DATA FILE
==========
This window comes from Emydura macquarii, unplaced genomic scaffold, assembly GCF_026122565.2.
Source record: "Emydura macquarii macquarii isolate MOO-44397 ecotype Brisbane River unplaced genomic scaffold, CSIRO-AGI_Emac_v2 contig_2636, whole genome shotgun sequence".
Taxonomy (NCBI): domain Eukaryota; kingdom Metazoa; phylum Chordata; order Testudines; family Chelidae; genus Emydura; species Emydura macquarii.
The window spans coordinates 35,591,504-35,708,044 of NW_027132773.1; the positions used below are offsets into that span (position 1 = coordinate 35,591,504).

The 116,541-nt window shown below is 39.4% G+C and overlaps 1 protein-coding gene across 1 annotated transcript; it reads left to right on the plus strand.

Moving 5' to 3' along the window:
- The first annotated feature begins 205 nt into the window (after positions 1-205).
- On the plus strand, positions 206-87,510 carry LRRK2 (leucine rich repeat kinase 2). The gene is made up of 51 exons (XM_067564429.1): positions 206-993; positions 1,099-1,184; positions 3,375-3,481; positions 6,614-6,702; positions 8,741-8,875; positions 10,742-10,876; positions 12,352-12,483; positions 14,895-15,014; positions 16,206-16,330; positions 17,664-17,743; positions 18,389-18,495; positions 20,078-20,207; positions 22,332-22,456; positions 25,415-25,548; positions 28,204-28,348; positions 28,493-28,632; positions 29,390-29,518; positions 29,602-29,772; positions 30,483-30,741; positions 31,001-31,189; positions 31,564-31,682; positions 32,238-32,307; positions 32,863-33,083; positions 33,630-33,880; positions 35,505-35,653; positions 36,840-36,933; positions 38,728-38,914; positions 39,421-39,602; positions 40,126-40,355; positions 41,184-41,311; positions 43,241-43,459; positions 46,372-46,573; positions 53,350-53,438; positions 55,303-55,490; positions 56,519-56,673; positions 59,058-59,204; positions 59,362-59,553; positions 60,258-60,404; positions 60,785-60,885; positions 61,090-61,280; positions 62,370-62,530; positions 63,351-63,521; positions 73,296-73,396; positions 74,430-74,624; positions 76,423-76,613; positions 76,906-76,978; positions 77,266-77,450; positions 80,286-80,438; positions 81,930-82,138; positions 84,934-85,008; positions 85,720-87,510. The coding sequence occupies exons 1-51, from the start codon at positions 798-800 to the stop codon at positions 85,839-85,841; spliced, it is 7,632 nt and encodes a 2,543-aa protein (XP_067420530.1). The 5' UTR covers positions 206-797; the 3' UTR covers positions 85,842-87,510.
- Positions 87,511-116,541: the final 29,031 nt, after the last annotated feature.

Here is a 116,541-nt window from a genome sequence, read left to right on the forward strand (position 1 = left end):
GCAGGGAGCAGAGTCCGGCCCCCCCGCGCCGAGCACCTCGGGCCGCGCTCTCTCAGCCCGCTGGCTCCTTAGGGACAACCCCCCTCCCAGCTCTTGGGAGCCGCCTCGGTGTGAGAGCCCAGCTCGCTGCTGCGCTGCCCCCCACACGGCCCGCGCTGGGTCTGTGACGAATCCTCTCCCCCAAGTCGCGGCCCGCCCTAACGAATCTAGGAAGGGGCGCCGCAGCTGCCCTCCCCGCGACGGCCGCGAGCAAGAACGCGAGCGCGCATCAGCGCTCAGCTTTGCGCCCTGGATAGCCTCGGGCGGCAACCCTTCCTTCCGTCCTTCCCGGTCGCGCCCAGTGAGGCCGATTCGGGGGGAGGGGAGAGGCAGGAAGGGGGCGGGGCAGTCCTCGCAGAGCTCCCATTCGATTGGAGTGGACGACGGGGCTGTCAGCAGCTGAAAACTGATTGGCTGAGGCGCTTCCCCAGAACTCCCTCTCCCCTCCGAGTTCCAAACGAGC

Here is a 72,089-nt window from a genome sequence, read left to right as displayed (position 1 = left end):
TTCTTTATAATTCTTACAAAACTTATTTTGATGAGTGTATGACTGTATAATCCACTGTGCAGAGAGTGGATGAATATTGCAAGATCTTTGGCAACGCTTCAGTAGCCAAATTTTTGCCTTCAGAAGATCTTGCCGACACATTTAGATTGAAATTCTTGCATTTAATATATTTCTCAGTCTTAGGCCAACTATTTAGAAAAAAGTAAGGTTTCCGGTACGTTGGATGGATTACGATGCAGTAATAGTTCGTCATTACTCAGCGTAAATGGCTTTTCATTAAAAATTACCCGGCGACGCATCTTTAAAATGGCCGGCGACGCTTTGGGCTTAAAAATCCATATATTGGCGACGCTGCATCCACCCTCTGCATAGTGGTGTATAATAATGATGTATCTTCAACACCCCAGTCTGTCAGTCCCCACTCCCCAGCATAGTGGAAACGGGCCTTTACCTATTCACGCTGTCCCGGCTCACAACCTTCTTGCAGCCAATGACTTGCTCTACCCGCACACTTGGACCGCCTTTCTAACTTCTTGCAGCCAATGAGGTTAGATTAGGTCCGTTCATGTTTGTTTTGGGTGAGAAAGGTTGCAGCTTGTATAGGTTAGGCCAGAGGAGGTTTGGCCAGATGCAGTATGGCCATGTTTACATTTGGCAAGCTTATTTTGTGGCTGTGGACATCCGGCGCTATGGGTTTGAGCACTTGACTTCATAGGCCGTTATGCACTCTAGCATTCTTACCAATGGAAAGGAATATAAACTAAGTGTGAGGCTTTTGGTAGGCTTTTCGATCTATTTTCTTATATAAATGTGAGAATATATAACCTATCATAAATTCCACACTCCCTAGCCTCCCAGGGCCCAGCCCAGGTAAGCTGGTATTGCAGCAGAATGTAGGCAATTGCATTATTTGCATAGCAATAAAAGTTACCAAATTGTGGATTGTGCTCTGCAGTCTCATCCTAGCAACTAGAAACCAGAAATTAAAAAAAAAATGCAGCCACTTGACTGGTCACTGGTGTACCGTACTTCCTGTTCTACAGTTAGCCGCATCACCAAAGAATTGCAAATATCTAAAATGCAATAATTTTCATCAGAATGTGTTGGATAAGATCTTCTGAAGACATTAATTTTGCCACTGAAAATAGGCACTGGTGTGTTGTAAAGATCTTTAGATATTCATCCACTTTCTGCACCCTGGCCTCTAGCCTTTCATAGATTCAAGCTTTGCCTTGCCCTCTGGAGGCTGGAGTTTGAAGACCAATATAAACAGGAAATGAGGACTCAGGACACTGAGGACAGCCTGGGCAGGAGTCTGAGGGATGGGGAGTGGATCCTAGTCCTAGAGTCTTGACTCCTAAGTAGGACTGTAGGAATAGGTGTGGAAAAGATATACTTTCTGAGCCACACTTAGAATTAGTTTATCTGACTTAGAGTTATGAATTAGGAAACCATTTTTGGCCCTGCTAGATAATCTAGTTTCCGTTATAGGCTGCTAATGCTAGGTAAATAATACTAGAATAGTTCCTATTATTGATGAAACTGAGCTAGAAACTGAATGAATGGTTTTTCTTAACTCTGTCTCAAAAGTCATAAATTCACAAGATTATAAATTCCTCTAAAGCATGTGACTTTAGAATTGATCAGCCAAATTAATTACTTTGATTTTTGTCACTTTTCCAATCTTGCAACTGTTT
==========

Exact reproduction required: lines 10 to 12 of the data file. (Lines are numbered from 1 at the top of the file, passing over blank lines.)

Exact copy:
Here is a 116,541-nt window from a genome sequence, read left to right on the forward strand (position 1 = left end):
GCAGGGAGCAGAGTCCGGCCCCCCCGCGCCGAGCACCTCGGGCCGCGCTCTCTCAGCCCGCTGGCTCCTTAGGGACAACCCCCCTCCCAGCTCTTGGGAGCCGCCTCGGTGTGAGAGCCCAGCTCGCTGCTGCGCTGCCCCCCACACGGCCCGCGCTGGGTCTGTGACGAATCCTCTCCCCCAAGTCGCGGCCCGCCCTAACGAATCTAGGAAGGGGCGCCGCAGCTGCCCTCCCCGCGACGGCCGCGAGCAAGAACGCGAGCGCGCATCAGCGCTCAGCTTTGCGCCCTGGATAGCCTCGGGCGGCAACCCTTCCTTCCGTCCTTCCCGGTCGCGCCCAGTGAGGCCGATTCGGGGGGAGGGGAGAGGCAGGAAGGGGGCGGGGCAGTCCTCGCAGAGCTCCCATTCGATTGGAGTGGACGACGGGGCTGTCAGCAGCTGAAAACTGATTGGCTGAGGCGCTTCCCCAGAACTCCCTCTCCCCTCCGAGTTCCAAACGAGC

Here is a 72,089-nt window from a genome sequence, read left to right as displayed (position 1 = left end):